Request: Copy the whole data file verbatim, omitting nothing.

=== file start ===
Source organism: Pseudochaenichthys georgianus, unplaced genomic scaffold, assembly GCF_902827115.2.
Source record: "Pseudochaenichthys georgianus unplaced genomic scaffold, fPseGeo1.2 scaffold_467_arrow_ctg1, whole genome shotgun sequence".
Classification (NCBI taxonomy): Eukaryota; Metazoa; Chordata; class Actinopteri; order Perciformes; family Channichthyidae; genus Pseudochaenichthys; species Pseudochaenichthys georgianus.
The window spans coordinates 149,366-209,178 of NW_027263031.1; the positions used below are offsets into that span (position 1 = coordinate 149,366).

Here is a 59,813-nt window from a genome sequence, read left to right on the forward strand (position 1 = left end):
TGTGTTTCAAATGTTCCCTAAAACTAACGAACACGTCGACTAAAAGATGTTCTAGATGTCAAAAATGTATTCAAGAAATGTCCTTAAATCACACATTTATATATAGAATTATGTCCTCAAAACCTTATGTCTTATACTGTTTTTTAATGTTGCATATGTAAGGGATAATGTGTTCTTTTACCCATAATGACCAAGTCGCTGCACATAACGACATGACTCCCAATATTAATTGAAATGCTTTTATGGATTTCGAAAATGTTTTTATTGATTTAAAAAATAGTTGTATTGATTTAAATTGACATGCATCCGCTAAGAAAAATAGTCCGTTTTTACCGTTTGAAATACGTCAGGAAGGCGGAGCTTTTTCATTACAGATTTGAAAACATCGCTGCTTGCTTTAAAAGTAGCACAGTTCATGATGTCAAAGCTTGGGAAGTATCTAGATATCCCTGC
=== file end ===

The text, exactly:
Source organism: Pseudochaenichthys georgianus, unplaced genomic scaffold, assembly GCF_902827115.2.
Source record: "Pseudochaenichthys georgianus unplaced genomic scaffold, fPseGeo1.2 scaffold_467_arrow_ctg1, whole genome shotgun sequence".
Classification (NCBI taxonomy): Eukaryota; Metazoa; Chordata; class Actinopteri; order Perciformes; family Channichthyidae; genus Pseudochaenichthys; species Pseudochaenichthys georgianus.
The window spans coordinates 149,366-209,178 of NW_027263031.1; the positions used below are offsets into that span (position 1 = coordinate 149,366).

Here is a 59,813-nt window from a genome sequence, read left to right on the forward strand (position 1 = left end):
TGTGTTTCAAATGTTCCCTAAAACTAACGAACACGTCGACTAAAAGATGTTCTAGATGTCAAAAATGTATTCAAGAAATGTCCTTAAATCACACATTTATATATAGAATTATGTCCTCAAAACCTTATGTCTTATACTGTTTTTTAATGTTGCATATGTAAGGGATAATGTGTTCTTTTACCCATAATGACCAAGTCGCTGCACATAACGACATGACTCCCAATATTAATTGAAATGCTTTTATGGATTTCGAAAATGTTTTTATTGATTTAAAAAATAGTTGTATTGATTTAAATTGACATGCATCCGCTAAGAAAAATAGTCCGTTTTTACCGTTTGAAATACGTCAGGAAGGCGGAGCTTTTTCATTACAGATTTGAAAACATCGCTGCTTGCTTTAAAAGTAGCACAGTTCATGATGTCAAAGCTTGGGAAGTATCTAGATATCCCTGC